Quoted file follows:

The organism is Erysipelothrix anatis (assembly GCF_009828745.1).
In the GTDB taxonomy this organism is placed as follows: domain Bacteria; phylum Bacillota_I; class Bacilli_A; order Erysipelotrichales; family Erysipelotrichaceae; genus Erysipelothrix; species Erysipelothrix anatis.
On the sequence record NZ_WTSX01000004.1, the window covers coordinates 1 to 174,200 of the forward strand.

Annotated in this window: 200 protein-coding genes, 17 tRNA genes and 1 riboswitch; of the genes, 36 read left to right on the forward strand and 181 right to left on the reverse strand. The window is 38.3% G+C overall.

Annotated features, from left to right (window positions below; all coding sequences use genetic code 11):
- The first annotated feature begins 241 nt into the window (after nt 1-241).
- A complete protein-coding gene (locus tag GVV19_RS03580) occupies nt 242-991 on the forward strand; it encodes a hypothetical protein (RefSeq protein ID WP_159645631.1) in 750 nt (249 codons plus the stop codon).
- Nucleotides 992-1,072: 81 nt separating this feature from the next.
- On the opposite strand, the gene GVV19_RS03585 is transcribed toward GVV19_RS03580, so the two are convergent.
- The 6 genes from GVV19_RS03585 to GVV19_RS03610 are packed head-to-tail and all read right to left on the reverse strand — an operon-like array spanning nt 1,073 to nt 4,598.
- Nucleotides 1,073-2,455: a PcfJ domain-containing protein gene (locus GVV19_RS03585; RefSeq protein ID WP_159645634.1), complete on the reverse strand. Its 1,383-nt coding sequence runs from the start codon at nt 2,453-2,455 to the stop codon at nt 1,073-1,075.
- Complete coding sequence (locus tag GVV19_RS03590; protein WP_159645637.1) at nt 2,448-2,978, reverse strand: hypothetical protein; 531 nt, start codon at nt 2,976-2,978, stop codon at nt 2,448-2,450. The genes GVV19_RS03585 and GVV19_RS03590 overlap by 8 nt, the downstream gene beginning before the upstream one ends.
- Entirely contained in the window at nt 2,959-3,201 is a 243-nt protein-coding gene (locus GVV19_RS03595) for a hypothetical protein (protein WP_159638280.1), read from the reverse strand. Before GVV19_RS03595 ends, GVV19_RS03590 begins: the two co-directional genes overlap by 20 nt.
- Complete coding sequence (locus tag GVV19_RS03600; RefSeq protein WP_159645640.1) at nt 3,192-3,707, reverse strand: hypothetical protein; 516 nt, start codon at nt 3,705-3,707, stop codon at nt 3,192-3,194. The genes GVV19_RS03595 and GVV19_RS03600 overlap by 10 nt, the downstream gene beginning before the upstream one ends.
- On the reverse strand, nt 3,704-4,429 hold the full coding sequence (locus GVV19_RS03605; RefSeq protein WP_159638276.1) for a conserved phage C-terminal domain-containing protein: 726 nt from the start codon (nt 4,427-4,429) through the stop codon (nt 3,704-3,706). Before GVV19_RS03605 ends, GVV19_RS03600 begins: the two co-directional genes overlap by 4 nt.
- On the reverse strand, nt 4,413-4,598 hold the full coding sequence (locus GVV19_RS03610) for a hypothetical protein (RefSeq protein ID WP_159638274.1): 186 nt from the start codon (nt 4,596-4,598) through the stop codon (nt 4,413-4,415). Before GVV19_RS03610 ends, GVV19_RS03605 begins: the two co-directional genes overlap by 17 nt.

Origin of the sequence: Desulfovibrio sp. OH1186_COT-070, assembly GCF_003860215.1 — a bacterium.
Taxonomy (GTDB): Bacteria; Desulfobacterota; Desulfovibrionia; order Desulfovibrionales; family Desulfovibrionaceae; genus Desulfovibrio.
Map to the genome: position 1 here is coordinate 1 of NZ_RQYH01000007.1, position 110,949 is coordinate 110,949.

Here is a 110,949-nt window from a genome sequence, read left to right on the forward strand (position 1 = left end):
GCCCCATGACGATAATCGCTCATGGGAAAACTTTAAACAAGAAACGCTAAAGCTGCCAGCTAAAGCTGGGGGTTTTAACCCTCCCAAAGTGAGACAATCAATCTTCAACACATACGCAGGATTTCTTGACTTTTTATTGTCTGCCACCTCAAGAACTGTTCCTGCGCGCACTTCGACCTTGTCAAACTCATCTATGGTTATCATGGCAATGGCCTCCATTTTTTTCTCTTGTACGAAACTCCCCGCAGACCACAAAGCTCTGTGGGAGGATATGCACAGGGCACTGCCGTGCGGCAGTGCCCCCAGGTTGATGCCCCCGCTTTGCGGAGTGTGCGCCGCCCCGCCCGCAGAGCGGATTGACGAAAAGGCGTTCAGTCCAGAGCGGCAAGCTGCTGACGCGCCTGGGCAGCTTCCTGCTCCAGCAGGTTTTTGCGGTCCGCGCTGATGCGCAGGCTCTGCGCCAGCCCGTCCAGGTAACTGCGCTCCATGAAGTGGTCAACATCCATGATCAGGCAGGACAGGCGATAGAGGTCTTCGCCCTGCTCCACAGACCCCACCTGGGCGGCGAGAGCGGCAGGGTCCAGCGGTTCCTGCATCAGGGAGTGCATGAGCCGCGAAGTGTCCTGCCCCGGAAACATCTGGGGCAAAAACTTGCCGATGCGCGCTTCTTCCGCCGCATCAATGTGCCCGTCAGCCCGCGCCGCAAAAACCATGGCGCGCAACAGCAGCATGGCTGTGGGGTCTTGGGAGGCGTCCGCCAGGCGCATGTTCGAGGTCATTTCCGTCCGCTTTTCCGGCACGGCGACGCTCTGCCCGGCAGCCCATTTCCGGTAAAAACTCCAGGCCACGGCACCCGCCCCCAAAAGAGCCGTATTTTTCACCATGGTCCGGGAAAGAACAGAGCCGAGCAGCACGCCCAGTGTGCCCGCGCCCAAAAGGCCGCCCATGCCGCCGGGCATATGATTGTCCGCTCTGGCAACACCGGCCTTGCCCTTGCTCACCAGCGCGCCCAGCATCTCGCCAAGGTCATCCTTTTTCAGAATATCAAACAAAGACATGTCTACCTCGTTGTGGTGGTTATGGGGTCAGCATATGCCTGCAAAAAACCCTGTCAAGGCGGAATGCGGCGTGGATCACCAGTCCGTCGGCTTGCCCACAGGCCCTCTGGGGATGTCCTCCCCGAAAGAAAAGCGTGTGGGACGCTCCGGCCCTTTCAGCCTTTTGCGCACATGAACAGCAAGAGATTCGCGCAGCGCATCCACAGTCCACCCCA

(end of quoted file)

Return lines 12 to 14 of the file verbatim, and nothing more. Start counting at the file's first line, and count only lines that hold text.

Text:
- Complete coding sequence (locus tag GVV19_RS03590; protein WP_159645637.1) at nt 2,448-2,978, reverse strand: hypothetical protein; 531 nt, start codon at nt 2,976-2,978, stop codon at nt 2,448-2,450. The genes GVV19_RS03585 and GVV19_RS03590 overlap by 8 nt, the downstream gene beginning before the upstream one ends.
- Entirely contained in the window at nt 2,959-3,201 is a 243-nt protein-coding gene (locus GVV19_RS03595) for a hypothetical protein (protein WP_159638280.1), read from the reverse strand. Before GVV19_RS03595 ends, GVV19_RS03590 begins: the two co-directional genes overlap by 20 nt.
- Complete coding sequence (locus tag GVV19_RS03600; RefSeq protein WP_159645640.1) at nt 3,192-3,707, reverse strand: hypothetical protein; 516 nt, start codon at nt 3,705-3,707, stop codon at nt 3,192-3,194. The genes GVV19_RS03595 and GVV19_RS03600 overlap by 10 nt, the downstream gene beginning before the upstream one ends.